Patients' preoperative expectation for the outcome of cataract surgery
Patient PreoPerative exPectation for the outcome of cataract surgery and the actual PostoPerative exPerience. in judoauthors- Zelalem addisu - berhan solomon Presented @ OSE in 2008
Outline of the study report Introduction Literature review significance of the study Objectives Methodology Result and Discussion Conclusion and recommendations
Introduction cataract is the leading cause of blindness in the world. an estimated of 25 million people were blind due to cataract i.e. 50% or more of the global burden of blindness. Annually, at least 25 million eyes develop visual acuity <6/60 due to cataract. around 1% of Africans are blind
around 7.1 of the worlds 38 million blind people live in sub-Saharan Africa Around 60% of Africas blind are women Around 50% of blindness in sub-Saharan Africa is due to cataract The number of people blind from cataract in the world is increasing by approximately 1 million per year and the number of ‘operable’ cataract eyes with a visual acuity of less than 6/60 is increasing by 4–5 million per year. In NBS prevalence of BL and LV was 1.6 and 3.7% [50% and 41 %]
Globally, the need for cataract operations is at least 30 million per year, but only around 10 million cataract operations are performed annually For this reason intervention against cataract blindness has received priority attention in Vision 2020:
Global causes of blindness as a percentage of total blindness in 2002 cataract 47.8% Source: WHO 04.138
Outcome of cataract surgery is: the change in functional disability as a result of cataract operation usually expressed as visual acuity Purpose of monitoring cataract surgical outcome: Encourage eye surgeons to monitor their own results over time. Identify causes of poor outcome •Selection •Surgery •Spectacles •Sequelae�Address causes to improve future outcome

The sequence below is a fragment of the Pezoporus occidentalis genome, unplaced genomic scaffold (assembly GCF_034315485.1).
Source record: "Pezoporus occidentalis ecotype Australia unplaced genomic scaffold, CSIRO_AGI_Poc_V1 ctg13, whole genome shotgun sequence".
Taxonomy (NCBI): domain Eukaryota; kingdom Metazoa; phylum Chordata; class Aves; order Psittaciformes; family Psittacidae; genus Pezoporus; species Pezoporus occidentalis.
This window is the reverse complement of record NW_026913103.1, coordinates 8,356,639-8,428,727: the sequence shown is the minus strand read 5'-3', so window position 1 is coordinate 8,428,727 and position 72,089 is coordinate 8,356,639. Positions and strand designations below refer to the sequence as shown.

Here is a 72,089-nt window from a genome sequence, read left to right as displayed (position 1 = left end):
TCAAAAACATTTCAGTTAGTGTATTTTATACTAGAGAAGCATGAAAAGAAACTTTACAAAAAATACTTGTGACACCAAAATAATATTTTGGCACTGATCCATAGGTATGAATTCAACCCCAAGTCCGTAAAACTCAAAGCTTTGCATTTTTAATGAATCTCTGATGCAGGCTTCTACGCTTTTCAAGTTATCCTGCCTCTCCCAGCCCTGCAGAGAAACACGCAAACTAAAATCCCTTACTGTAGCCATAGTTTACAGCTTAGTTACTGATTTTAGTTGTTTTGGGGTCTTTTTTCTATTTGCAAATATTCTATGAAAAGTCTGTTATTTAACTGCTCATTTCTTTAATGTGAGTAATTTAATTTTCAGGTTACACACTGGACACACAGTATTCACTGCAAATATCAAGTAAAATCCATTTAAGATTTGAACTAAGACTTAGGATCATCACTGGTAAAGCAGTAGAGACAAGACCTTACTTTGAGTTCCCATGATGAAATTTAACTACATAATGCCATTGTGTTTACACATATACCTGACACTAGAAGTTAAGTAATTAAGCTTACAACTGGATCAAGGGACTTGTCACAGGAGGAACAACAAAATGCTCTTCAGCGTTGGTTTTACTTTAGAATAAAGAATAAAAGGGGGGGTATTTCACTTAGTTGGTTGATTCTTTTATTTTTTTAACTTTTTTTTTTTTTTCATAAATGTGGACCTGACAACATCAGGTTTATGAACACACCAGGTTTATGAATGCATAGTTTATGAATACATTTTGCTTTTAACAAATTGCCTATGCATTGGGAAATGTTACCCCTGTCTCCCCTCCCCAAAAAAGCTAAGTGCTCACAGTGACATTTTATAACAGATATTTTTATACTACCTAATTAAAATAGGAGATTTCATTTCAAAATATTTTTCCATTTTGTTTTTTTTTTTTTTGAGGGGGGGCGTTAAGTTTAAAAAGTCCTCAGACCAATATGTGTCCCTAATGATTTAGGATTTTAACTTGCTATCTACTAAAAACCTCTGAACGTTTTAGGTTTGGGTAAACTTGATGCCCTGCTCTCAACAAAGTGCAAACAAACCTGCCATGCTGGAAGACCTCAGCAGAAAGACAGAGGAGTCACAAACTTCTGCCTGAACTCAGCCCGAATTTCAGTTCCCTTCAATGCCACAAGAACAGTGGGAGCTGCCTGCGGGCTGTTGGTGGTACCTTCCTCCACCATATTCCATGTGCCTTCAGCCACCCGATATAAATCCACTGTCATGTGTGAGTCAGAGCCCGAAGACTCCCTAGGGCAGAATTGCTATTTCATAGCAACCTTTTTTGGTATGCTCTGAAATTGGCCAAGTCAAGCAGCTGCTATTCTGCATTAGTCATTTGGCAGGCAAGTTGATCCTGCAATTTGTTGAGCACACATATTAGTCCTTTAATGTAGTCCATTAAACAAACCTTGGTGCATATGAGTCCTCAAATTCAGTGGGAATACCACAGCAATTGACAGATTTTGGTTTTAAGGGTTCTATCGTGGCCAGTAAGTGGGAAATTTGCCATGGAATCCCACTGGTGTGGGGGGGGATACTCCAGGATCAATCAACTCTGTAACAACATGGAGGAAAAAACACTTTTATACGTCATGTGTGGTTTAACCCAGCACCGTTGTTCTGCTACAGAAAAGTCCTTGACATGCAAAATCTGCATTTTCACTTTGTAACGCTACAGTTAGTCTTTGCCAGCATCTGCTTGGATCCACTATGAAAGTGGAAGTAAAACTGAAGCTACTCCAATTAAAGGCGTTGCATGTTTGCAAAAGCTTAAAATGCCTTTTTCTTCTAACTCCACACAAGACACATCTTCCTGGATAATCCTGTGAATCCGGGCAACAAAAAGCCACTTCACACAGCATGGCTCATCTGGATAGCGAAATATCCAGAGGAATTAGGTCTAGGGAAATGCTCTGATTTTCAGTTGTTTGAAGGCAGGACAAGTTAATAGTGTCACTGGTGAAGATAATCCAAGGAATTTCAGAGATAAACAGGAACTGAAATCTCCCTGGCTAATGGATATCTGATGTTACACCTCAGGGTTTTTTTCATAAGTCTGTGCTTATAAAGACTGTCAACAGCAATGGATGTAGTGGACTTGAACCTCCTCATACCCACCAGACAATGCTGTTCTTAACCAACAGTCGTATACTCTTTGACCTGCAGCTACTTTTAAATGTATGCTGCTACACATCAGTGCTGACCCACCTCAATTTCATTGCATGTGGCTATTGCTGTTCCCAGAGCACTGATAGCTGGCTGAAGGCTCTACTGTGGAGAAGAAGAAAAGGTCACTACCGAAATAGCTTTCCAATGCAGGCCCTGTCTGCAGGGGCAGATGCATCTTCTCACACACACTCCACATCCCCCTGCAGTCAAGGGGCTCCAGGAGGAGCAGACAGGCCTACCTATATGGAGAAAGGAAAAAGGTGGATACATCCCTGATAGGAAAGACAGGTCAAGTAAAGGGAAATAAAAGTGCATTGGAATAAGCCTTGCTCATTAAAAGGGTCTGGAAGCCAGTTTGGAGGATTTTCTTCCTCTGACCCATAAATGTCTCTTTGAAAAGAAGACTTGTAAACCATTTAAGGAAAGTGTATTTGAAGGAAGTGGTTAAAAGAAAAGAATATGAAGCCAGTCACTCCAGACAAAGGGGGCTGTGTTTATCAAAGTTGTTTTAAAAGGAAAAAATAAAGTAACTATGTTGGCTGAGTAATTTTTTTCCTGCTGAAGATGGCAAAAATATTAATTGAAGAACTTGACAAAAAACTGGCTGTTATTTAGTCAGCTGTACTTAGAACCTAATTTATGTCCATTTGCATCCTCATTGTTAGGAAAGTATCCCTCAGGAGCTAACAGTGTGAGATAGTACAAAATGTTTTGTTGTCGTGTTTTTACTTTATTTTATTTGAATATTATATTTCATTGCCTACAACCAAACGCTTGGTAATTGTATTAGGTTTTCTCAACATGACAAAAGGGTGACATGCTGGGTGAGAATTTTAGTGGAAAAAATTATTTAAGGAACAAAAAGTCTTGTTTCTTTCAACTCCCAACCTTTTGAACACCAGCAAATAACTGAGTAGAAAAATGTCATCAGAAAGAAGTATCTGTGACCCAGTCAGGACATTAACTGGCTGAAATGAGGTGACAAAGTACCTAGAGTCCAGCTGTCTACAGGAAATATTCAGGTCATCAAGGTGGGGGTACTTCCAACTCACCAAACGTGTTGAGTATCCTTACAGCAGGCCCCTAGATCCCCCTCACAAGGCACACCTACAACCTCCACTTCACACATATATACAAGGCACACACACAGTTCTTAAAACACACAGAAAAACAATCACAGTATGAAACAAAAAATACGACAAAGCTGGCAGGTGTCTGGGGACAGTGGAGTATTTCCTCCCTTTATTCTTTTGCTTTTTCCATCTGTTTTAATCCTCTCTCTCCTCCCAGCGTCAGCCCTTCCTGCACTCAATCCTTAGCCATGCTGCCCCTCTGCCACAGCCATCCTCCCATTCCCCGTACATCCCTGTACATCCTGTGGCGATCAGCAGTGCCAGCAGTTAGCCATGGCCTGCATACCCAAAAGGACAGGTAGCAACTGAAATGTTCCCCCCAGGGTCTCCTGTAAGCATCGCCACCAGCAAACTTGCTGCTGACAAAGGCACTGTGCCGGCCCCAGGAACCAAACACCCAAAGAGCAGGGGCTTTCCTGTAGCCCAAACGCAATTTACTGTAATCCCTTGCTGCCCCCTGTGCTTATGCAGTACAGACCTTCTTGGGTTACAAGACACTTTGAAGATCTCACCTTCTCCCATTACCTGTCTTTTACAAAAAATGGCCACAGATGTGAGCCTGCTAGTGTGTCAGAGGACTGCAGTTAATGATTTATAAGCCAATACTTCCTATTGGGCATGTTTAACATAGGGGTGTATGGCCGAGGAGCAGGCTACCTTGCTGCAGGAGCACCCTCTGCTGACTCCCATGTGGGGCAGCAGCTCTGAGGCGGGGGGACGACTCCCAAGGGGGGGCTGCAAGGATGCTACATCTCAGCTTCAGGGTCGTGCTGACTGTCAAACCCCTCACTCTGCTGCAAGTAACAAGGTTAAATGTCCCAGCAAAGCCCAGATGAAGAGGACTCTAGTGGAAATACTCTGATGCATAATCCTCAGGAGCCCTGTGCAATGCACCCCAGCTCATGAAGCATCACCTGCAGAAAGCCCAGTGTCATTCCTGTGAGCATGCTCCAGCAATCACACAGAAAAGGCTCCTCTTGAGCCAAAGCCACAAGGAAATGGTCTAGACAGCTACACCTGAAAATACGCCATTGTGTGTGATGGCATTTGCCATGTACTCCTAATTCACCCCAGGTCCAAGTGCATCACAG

Outcome depends on:�skills and knowledge of eye surgeon�surgical technique used�surgical facilities and environment�post-operative care�optical correction provided�patient-related risk factors, like ocular co- morbidity (glaucoma, age-related macula degeneration
Patient satisfaction is an increasingly important objective for health services with satisfied patients reporting greater compliance, well-being, and treatment outcomes with satisfied patients both remaining with and recommending their provider ,and that a satisfied patient is the best defense against malpractice lawsuits. patient satisfaction with surgery is an important outcome measure to include in the assessment of surgical outcomes.
Monitoring outcomes could , therefore, be applied in a clinical setting,where the visua l outcome of cataract surgery(post-operative visual acuity) is primarily measured. In addition, studies based on activities of daily living(ADL), patient well being, quality of life and patient satisfaction may be instituted as a routine or, more commonly, on randomly selected post-operative patient groups.
In USA to assess the functional expectations and postoperative outcomes revealed very high and were unrelated to their demographic or ocular characteristics. The preoperative VF-12, score ,however, was positively correlated with expected postoperative VF-12 score. Only 61% of patients achieved or surpassed their expected level of postoperative functioning.
In Australia to assess expectations and outcomes in cataract surgery showed that the median v/a was 6/18, with a mean (SD) preoperative VF-14 score of 84.7 (14.8) and postoperative VF-14 score of 89.8 (16.4). The most unrealistic expectations involved driving at night, reading small print, and doing fine handiwork.